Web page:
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Commission 2017 Work Programme: What’s in it for trade?

The negotiations towards a “reasonable and balanced free trade agreement with the US” and reform of the EU’s trade defence instruments (TDIs) top the trade-related section number six in the ten-point Commission Work Programme (CWP) for 2017.

The new Trade Strategy adopted in 2015 is listed among major initiatives of the Juncker Commission, “where effective European action can make a concrete difference in addressing the challenges facing Europe’s citizens, our Member States and the Union as a whole.” However, growing disapproval among EU citizens of comprehensive free trade agreements, going beyond simple abolishing of tariffs and other trade barriers, shows the need for adjustments. But the Commission’s 2017 Work Programme does not provide for any specific actions that would increase the awareness of EU citizens about the benefits of the “open and rules-based” trade that the Commission declares itself to be committed to.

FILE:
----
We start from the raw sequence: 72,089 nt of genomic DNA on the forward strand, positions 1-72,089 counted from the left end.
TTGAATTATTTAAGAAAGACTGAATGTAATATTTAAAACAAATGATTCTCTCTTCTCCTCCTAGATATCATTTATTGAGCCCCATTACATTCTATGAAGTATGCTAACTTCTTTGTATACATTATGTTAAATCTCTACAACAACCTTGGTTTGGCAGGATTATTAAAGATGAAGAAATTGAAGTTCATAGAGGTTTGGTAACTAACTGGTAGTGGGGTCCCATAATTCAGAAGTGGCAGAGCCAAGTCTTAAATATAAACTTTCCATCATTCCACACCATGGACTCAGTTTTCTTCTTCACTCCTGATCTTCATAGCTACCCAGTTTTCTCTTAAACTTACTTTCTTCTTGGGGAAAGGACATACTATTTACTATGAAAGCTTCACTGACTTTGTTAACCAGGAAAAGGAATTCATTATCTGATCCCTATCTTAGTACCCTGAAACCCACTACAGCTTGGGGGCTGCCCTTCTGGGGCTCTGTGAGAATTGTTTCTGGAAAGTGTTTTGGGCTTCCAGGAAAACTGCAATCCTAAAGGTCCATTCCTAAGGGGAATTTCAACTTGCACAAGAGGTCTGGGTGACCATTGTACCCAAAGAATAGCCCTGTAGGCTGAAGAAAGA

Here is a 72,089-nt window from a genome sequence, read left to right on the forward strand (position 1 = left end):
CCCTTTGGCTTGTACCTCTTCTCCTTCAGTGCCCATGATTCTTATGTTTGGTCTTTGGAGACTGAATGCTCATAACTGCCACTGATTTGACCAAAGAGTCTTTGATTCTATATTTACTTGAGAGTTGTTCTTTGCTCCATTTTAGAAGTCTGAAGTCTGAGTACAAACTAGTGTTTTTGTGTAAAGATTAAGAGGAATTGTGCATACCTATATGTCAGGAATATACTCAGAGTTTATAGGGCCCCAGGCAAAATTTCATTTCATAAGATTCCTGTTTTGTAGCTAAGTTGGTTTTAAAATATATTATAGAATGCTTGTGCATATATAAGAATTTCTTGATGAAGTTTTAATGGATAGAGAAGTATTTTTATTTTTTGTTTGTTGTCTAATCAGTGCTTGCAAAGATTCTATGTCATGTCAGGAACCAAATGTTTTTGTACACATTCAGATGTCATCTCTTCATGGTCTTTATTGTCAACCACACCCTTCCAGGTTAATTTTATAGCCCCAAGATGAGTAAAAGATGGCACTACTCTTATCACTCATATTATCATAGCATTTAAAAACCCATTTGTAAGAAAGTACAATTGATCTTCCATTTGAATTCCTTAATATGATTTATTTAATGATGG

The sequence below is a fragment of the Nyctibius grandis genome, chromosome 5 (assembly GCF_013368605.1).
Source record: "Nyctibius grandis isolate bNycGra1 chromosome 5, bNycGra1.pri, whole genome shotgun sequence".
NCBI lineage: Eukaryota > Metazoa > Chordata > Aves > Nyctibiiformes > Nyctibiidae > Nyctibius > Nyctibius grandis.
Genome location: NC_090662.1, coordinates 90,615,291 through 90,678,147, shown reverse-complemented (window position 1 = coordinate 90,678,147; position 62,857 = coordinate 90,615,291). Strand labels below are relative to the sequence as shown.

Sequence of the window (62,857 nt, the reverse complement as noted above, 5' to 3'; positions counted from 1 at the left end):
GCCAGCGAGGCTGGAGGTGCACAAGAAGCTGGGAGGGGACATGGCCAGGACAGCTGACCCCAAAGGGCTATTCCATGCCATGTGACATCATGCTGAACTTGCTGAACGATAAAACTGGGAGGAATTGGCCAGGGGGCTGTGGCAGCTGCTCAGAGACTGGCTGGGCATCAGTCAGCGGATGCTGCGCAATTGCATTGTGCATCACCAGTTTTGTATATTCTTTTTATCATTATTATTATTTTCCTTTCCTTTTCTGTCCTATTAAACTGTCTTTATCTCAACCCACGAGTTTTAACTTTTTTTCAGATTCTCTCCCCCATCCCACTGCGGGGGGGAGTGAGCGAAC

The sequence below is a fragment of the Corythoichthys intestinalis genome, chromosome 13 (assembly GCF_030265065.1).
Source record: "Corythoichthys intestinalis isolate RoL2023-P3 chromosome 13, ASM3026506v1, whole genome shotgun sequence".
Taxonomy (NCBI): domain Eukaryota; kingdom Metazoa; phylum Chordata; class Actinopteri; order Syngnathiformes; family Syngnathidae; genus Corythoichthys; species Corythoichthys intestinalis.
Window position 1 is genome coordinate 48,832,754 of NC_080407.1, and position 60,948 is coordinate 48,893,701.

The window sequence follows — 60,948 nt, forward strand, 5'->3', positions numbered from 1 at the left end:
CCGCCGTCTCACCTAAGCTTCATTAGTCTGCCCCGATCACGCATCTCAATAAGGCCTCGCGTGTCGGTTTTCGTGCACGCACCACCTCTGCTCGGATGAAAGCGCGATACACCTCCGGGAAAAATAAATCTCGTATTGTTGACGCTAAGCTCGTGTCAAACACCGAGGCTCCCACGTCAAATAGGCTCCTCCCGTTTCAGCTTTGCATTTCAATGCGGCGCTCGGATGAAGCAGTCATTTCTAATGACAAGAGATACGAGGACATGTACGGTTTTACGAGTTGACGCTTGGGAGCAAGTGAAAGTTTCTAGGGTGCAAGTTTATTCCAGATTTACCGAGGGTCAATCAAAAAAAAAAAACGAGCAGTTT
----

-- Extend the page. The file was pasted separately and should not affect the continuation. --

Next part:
The Commission reiterates its readiness to conclude the Transatlantic Trade and Investment Partnership (TTIP) agreement with the US. However, it states that due to the upcoming presidential elections in the US and the “inevitable slowdown of the pace of negotiations, both parties will endeavour to consolidate the progress that has been achieved” rather than make a push for the conclusion of negotiations in 2017. Nevertheless the Commission adds that it “stands ready to engage with the new US administration as soon as possible, on the basis of the mandate” agreed in 2013 and “reconfirmed by the European Council on 21 October 2016.”